Most Glock pistols have a comparatively heavy trigger pull for this purpose... But there are all manner of aftermarket trigger devices available which make the trigger action both lighter and “crisper”.
There are also target/competition models that have much lighter trigger pulls.

We don’t know what the agent was carrying, so it’s very difficult to make a call on this.
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Old 7th June 2018, 05:49 AM   #103
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And why is drop safety all that important? If you were practicing proper firearms safety procedures you wouldn't drop it. Clearly that would fall into user error and can be ignored as well.
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Old 7th June 2018, 05:52 AM   #104
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Originally Posted by ponderingturtle View Post
That is simply irrelevant, you are clear that any pulling of the trigger should cause it to discharge.

I don't think I said that. I said he pulled the trigger and the weapon discharged, or words to that effect. I made no comment on the pressure because we just don't know.

Quote:
Not "more than 15 newtons of force on the trigger" but simply activating it..
Again, how do you know how much pressure was applied? The answer is that you don't. Using all the information we have, the weapon performed impeccably. If you can somehow demonstrate that the trigger was merely brushed then I'll consider your position. AS it is, you're assuming some sort of guilt on the part of the manufacturer based on your incomplete knowledge.
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Old 7th June 2018, 06:17 AM   #105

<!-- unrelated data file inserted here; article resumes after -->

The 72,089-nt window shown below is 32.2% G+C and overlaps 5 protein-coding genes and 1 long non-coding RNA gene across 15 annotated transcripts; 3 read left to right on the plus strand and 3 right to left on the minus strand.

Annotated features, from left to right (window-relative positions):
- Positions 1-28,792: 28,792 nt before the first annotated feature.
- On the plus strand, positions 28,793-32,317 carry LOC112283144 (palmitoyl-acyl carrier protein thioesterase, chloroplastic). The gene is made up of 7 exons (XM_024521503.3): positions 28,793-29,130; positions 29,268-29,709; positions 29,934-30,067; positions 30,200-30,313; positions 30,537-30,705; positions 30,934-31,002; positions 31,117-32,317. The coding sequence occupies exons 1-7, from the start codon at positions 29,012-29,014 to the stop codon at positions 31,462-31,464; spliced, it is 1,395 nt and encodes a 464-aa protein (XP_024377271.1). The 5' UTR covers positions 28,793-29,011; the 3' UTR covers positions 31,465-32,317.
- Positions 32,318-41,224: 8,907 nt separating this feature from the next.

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Originally Posted by 3point14 View Post
I don't think I said that. I said he pulled the trigger and the weapon discharged, or words to that effect. I made no comment on the pressure because we just don't know.



Again, how do you know how much pressure was applied? The answer is that you don't. Using all the information we have, the weapon performed impeccably. If you can somehow demonstrate that the trigger was merely brushed then I'll consider your position. AS it is, you're assuming some sort of guilt on the part of the manufacturer based on your incomplete knowledge.
If the trigger pull is an important safety function then it should be included.

And I still don't get why drop safety is a big deal, proper handling wouldn't have drops, just like proper handling wouldn't have resulted in a discharge here. Both are clearly operator error and not design issues.
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Old 7th June 2018, 06:58 AM   #106
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Originally Posted by ponderingturtle View Post
If the trigger pull is an important safety function then it should be included.